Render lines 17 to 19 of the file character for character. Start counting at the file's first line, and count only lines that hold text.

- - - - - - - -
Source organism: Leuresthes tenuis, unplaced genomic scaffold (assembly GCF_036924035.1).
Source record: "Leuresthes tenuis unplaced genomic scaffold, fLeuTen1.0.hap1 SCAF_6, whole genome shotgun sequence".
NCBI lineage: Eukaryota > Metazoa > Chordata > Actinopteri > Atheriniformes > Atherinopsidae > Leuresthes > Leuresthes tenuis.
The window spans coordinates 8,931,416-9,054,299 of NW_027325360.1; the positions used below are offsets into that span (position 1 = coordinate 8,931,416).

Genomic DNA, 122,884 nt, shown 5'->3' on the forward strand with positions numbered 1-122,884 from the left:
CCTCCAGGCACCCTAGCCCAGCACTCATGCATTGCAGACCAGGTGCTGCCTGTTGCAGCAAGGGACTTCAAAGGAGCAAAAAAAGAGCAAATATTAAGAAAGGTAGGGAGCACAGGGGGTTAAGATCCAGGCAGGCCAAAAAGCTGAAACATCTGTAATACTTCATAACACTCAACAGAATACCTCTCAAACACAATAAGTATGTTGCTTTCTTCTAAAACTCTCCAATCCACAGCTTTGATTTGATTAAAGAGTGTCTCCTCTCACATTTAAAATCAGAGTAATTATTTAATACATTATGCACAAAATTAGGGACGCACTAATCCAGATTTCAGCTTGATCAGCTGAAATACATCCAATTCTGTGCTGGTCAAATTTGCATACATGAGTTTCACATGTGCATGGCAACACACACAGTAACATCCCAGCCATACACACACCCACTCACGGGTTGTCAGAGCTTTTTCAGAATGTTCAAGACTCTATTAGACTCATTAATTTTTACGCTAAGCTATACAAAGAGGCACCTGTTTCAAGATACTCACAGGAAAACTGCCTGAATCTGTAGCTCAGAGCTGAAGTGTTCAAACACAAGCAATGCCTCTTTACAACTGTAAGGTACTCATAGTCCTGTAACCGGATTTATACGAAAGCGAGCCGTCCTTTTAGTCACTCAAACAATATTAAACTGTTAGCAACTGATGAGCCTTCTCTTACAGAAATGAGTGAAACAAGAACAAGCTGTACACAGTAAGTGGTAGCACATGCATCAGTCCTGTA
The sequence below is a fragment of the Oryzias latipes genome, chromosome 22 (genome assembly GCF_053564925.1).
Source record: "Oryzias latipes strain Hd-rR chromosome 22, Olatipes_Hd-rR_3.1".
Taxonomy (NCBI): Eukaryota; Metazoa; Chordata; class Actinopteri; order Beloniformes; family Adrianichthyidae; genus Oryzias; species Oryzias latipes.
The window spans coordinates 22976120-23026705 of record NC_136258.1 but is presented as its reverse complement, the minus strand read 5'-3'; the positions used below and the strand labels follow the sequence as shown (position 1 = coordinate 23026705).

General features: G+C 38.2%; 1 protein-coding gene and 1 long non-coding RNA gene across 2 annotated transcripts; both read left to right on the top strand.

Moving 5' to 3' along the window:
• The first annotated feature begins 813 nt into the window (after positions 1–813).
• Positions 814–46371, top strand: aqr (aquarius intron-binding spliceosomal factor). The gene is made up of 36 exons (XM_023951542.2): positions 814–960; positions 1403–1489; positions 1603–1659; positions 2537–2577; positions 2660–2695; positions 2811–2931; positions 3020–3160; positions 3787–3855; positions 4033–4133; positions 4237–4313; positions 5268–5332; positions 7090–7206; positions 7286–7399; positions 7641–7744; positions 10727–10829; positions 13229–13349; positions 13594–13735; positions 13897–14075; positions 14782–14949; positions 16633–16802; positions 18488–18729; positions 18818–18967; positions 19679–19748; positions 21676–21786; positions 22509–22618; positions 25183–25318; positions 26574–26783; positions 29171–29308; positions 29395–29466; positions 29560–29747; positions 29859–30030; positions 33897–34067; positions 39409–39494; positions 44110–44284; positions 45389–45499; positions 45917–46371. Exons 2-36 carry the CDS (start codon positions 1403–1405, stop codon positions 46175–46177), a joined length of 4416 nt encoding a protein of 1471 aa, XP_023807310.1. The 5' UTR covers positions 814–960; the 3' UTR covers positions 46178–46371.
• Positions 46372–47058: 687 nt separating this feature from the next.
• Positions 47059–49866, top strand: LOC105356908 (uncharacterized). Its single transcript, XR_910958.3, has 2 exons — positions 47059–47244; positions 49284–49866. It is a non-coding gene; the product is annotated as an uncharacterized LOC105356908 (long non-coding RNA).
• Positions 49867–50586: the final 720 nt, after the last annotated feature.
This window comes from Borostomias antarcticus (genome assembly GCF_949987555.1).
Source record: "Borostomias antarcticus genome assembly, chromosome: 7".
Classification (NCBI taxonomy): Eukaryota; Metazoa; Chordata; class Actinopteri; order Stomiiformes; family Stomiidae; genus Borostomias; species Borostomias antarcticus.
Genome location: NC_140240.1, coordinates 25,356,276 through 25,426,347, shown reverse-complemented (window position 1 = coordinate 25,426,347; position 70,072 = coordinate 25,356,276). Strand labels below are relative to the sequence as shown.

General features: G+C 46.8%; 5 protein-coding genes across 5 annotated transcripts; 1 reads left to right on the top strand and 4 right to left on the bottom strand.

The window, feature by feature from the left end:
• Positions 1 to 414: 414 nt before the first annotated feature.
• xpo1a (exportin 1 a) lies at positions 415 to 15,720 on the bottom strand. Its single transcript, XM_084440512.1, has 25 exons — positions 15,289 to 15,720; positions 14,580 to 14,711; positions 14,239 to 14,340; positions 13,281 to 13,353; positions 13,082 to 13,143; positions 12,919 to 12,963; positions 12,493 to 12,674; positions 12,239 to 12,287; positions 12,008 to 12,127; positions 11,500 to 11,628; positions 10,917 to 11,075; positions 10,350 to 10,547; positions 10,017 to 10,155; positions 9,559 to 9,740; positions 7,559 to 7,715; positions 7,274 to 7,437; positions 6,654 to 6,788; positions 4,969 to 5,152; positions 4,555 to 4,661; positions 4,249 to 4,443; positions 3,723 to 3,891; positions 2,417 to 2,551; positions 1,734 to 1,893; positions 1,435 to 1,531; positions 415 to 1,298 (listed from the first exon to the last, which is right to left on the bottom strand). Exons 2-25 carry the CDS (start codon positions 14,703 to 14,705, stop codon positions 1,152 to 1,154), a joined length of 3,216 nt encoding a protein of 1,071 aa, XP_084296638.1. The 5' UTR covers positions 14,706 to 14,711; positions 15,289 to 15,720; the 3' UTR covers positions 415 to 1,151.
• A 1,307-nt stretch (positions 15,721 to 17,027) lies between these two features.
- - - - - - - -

• Positions 49867–50586: the final 720 nt, after the last annotated feature.
This window comes from Borostomias antarcticus (genome assembly GCF_949987555.1).
Source record: "Borostomias antarcticus genome assembly, chromosome: 7".